The Law of the United States offers an introduction and overview of the American legal system. With an emphasis throughout on up-to-date case law and current literature, it is an ideal first point of entry for students and practitioners alike, and a starting point for further independent research.
Professor Hay provides a concise and straightforward explanation of the law and legal vocabulary, as well as an introduction to the different types of law and legal techniques. He explains the role of Congress, the Executive and the Courts, and clarifies the mechanisms behind the branches of public and private law in the United States. He introduces the reader to the complexities of federal and state law, emphasizing that the many areas of public law and virtually all areas of private law are the separate law of the 50 States, the District of Columbia, and the (U.S.-dependent) Territories in which common language, legal tradition, and culture have served to bring about a basic legal unity. Several private law areas (contract law, torts, family law, succession) receive detailed treatment, as do criminal law and procedure.
The book provides detailed references to legislation, case law, and the literature, up-to-date through early 2016. Four appendices present a detailed case study with commentary to aid the civil law reader in understanding of the case law system; the text of the U.S. Constitution (referred to in several contexts throughout the book); a geographic map of the U.S. federal court system; and information on the Legal Profession in the United States.
Table of Contents
1. Introduction, Sources, Nature of U.S. Law, Legal Methodology 2. Public Law 3. The Judicial System: Courts and Civil Procedure 4. Conflict of Laws 5. Private Law 6. Business Law and Economic Regulation 7. Criminal Law and Procedure Appendices
Peter Hay is the L.Q.C. Lamar Professor of Law Emeritus at Emory University, USA. His research focuses on the fields of conflict of laws, European Union law, comparative law, and contracts and sales. From 1963–1991 he held a chair at the University of Illinois and served as Dean of its law faculty for ten years. From 1994–2000 he held, concurrently with his Emory appointment, the chair for Civil Law, Foreign and International Private Law, and Comparative Law at the University of Dresden, Germany, where he served as Dean of its law faculty from 1997–2000. He has been a visiting professor at Stanford University, Central European University in Budapest, Bucerius Law School, and the universities of Bonn, Freiburg, and Konstanz in Germany.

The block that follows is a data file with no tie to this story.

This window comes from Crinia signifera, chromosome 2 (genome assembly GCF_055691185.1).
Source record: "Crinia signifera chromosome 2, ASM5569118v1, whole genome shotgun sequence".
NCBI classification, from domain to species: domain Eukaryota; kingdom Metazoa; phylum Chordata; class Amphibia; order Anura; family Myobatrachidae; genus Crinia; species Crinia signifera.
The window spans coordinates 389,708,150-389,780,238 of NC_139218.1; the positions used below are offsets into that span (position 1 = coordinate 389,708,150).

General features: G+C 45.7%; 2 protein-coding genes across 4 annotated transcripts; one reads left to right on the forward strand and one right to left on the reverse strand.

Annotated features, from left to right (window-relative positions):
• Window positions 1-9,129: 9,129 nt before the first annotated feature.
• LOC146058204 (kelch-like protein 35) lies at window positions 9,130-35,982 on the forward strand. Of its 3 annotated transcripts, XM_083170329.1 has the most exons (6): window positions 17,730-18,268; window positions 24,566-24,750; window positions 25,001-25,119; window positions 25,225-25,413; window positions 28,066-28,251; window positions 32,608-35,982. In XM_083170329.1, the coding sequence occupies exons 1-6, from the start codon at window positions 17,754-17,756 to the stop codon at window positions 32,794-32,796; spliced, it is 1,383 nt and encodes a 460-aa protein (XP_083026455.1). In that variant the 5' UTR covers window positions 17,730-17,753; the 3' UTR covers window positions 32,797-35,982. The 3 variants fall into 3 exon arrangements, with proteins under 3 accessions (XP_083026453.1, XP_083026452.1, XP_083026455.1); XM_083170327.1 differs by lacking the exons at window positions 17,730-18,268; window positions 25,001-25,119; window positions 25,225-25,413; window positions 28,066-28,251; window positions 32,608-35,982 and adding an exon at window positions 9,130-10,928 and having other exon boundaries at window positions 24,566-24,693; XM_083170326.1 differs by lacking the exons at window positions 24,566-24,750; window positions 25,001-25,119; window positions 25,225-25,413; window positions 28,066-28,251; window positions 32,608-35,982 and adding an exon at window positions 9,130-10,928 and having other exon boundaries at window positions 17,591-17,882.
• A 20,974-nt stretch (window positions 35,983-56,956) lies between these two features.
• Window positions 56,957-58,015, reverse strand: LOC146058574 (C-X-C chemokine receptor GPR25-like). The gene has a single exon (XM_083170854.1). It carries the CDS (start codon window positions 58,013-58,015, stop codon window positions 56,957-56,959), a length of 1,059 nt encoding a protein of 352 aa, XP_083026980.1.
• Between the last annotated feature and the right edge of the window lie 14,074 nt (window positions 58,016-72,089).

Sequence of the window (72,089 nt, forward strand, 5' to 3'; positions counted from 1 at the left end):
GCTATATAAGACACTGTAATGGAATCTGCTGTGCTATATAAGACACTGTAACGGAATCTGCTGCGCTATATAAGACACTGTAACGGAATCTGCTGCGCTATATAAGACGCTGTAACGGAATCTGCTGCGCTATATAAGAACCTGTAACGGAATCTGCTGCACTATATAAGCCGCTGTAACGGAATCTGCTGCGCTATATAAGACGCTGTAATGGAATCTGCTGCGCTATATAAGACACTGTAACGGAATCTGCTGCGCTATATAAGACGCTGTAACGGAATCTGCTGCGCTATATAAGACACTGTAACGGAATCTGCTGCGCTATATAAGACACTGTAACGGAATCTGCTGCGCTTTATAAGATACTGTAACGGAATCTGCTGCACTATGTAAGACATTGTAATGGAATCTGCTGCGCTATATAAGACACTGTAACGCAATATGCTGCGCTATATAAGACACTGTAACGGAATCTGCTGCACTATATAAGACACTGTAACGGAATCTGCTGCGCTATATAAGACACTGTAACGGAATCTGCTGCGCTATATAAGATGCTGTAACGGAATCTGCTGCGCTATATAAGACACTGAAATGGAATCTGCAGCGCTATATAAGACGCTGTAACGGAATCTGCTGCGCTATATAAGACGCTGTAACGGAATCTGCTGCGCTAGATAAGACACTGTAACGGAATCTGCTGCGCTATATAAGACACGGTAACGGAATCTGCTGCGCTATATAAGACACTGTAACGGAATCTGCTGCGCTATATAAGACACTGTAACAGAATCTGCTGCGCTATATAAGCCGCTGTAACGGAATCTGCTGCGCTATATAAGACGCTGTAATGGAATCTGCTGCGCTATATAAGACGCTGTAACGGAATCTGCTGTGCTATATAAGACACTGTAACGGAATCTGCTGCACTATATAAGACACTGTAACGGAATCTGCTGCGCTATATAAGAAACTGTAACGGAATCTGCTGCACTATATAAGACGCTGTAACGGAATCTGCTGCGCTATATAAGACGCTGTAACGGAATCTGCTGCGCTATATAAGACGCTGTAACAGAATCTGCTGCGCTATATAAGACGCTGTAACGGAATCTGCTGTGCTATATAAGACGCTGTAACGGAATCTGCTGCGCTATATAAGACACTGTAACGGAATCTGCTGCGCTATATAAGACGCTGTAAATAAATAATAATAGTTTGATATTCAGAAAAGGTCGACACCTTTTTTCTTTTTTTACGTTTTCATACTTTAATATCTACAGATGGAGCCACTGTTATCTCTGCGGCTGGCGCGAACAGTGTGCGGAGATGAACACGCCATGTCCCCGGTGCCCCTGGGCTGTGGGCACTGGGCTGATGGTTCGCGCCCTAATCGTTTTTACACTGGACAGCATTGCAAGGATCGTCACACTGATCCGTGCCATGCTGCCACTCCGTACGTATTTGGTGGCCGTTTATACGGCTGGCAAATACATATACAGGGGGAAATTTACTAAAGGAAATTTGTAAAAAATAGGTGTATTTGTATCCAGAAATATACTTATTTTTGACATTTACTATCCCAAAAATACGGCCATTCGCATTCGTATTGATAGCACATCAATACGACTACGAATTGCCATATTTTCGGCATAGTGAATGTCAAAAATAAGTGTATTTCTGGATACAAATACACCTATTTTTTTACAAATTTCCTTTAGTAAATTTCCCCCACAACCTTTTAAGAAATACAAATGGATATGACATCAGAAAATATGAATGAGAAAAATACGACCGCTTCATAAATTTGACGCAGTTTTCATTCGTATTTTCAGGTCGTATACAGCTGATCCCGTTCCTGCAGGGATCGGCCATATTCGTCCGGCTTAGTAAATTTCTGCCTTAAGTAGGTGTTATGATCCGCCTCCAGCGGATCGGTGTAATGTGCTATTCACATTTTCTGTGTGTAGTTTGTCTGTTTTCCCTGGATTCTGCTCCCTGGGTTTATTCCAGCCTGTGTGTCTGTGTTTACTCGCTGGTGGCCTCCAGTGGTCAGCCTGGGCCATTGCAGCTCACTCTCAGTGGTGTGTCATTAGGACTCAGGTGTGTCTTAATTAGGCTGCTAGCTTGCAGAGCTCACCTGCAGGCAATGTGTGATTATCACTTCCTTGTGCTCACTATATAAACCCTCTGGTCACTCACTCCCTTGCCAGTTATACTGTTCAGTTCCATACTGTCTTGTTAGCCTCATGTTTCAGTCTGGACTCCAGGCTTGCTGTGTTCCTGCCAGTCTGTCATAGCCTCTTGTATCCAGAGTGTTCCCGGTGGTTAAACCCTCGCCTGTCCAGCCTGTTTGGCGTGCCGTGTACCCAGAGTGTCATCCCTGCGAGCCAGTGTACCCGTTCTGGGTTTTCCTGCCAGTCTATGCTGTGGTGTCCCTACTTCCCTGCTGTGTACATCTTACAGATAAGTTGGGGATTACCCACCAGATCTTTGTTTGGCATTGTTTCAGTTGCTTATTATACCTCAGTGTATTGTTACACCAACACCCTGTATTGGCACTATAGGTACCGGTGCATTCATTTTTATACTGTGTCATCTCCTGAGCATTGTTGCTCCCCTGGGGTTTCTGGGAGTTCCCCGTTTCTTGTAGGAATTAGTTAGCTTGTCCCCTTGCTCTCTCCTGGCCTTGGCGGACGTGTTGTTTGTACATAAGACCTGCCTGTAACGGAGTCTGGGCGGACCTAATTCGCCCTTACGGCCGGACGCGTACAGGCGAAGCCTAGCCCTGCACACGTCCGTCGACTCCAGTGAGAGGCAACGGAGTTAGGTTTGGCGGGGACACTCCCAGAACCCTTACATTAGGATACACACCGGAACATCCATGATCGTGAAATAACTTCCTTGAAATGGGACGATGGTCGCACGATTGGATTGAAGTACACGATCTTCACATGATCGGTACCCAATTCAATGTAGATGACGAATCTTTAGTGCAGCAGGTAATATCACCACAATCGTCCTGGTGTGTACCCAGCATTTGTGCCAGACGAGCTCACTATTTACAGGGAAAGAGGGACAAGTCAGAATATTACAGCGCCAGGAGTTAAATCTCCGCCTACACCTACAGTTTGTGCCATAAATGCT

Peter Hay's book is a standard work on U.S. law. I have used previous editions many times to refresh my memory on certain aspects or for getting a first introduction into areas I did not know. The book is informative, makes references to further literature and helps to understand the context which is not always clear to a foreign lawyer.
Prof. Dr. Dr. h.c. mult. Jürgen Basedow, LL.M. (Harvard University)
Professor Peter Hay’s deep engagement with Comparative Law and Private International Law provides him with an unmatched set of qualifications to prepare an Introduction to the Law of the United States for a readership of English and Commonwealth students and legal professionals.
The cliché that the United Kingdom (and for that matter the English-language Commonwealth family) and the United States are divided by a common language has genuine salience when it comes to the language of law. Today, of course, Brexit notwithstanding, the engagement with the law and legal system of the European Union has reshaped these UK/Commonwealth legal systems in new ways, which distance its students and practitioners from the U.S. branch of their common ancestry. That alone makes the arrival of this book important. But the divergence of the U.S. from its common ancestry is older and deeper than that.
The existence alone of 50 intra-U.S. jurisdictions with continuing dominance, but also still-continuing substantive differences within the classic fields of Contracts, Torts, Property, Criminal Law, Procedure and Evidence, creates a fluidity that to an outsider can seem chaotic. Added to that, the complex overlay and even more complex preemptive effects of federal law within a vague Constitutional system and the distinctions from other English-language jurisdictions become even more mystifying.
This situation requires a lucid and magisterially authoritative guide. Peter Hay’s book is that guide. Any attorney, any academic and any student preparing for an engagement with U.S.-related situations will find it essential.
Richard Buxbaum, Jackson H. Ralston Professor of International Law (Emeritus), Berkley Law, University of California
The career of Professor Hay has enabled him to undertake a scrutiny of U.S. law from a unique position. He is both an inside expert, and a highly qualified outside observer. His scholarship has strong roots both in the United States and in Europe – which allows perspective, and at the same time, a full understanding of intricate details.
Tibor Várady, Professor Emeritus, Central European University